I may travel down to Tacoma and see if the UFC champ is minding the store at Peter’s Grocery this week.
While I was skeptical, the four hour PPV went well with only one match tacked on at the end (the Facebook match) as filler.
We may see a positive buy rate for UFC 144 considering the return to Japan, Rampage Jackson and the Edgar/Henderson title fight. Yet, with Edgar headlining in his past two fights, he’s averaged just 237,500 buys. Perhaps he wasn’t the problem as he faced Gray Maynard in both. But, UFC 136 was a rematch of a great fight and Chael Sonnen returned on the same card. And, it just received 225,000 buys.
The fact is, the lower weight divisions have yet to draw big numbers. Even with Rampage’s return to Japan, this card seemed like one for the dedicated fans and my guestimation would be around 275-300K buys.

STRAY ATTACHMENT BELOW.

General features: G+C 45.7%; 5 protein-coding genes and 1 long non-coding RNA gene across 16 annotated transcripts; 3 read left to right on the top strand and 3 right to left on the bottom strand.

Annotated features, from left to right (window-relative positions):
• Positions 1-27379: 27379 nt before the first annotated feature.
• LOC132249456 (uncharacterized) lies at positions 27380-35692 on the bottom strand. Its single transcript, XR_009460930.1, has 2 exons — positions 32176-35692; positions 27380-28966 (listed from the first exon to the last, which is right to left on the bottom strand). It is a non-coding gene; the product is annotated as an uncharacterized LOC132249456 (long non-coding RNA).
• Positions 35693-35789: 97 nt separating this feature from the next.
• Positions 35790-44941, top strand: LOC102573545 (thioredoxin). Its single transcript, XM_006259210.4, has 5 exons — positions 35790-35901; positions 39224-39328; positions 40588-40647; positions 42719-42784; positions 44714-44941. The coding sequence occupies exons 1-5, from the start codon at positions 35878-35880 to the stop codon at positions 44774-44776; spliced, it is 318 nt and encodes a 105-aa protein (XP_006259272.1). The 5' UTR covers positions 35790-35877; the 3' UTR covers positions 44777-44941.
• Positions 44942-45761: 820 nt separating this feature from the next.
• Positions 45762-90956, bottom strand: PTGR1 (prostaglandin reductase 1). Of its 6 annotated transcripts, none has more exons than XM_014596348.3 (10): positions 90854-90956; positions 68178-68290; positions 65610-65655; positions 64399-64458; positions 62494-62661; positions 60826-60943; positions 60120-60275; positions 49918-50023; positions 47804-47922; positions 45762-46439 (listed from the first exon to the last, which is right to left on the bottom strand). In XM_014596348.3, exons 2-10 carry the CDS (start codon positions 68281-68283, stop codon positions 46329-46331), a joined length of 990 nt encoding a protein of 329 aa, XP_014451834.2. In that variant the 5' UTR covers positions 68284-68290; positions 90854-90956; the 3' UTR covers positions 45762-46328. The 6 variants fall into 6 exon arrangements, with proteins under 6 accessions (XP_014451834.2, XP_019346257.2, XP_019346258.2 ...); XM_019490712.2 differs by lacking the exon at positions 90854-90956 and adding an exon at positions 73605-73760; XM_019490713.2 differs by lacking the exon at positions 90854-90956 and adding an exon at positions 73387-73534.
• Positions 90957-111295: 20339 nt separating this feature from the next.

February 25, 2012
MMAPayout will be taking a look at the storylines heading into UFC 144: Edgar vs. Henderson, which will be held at The Saitama Super Arena in Japan on Saturday February 25, 2012.
UFC Sells Out Long Awaited Return to Japan
UFC officials today told MMAjunkie.com (www.mmajunkie.com) that ticket sales are still moving briskly for this weekend’s event at Saitama Super Arena in Saitama, Japan, and the fight card is expected to sell-out all of the nearly 20,000 available seats.
Furthermore, UFC officials are so encouraged by the buzz surrounding UFC 143 that plans for a return to Japan are already under consideration, and multiple annual visits – as well as a version of “The Ultimate Fighter” – are also possible. (MMAJunkie)
Quinton “Rampage” Jackson Misses Weight